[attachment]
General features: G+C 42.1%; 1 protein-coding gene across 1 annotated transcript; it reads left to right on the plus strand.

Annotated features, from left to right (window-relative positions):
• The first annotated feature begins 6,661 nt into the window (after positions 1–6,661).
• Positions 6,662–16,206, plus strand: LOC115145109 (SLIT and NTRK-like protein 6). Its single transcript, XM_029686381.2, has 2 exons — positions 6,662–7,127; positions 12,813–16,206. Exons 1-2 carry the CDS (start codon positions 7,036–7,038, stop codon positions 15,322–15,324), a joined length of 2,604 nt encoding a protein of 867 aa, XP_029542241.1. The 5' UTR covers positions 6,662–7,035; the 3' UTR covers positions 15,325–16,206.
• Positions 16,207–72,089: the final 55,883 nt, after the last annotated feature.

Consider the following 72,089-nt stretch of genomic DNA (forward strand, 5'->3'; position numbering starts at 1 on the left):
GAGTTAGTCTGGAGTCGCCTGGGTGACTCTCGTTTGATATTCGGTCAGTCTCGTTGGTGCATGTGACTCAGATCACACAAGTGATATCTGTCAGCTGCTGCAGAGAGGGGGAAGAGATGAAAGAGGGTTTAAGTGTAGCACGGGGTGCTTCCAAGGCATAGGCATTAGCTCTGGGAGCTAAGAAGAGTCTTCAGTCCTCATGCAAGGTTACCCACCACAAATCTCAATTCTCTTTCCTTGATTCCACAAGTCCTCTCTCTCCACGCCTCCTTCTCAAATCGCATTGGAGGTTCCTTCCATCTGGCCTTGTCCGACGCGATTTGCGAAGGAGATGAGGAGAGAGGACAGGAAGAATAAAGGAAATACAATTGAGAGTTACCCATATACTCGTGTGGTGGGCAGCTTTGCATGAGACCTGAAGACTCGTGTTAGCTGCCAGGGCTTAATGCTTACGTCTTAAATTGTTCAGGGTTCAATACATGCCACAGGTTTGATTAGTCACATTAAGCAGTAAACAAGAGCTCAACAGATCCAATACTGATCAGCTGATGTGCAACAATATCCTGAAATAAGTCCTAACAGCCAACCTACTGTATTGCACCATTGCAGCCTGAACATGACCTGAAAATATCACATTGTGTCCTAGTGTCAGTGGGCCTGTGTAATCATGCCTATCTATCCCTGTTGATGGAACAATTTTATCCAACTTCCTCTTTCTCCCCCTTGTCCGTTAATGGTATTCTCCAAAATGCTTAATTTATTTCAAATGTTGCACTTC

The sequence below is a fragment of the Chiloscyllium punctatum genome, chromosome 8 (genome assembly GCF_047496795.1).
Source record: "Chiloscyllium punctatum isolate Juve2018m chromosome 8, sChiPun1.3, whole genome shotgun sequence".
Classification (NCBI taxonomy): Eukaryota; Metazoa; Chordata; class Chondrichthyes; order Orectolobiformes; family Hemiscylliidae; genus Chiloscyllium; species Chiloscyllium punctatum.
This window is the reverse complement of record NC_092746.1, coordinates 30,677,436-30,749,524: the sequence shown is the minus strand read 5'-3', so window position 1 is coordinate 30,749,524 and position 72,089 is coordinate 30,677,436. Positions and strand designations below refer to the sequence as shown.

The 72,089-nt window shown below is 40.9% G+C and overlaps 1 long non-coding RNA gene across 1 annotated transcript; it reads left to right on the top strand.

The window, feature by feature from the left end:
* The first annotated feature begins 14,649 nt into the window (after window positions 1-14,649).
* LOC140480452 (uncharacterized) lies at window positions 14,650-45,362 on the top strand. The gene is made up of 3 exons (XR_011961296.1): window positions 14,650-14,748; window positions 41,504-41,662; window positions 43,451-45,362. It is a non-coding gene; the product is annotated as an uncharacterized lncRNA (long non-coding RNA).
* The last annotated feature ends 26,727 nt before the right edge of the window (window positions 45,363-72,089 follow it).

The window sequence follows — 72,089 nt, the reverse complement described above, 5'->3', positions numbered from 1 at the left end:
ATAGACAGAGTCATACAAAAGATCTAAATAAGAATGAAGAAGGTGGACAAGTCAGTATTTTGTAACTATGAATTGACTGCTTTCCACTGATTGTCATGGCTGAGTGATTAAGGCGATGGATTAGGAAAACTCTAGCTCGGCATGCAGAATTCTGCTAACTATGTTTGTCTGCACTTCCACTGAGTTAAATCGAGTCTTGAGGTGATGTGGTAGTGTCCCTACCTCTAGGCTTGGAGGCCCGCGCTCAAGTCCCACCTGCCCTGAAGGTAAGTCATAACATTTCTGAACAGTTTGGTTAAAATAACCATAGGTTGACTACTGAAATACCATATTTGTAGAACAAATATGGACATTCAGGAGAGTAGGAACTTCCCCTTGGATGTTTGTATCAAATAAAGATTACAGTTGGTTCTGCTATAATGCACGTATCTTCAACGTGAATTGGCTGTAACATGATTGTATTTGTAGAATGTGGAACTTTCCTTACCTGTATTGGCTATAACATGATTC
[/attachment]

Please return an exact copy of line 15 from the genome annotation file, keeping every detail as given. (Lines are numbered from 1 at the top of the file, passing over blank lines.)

* LOC140480452 (uncharacterized) lies at window positions 14,650-45,362 on the top strand. The gene is made up of 3 exons (XR_011961296.1): window positions 14,650-14,748; window positions 41,504-41,662; window positions 43,451-45,362. It is a non-coding gene; the product is annotated as an uncharacterized lncRNA (long non-coding RNA).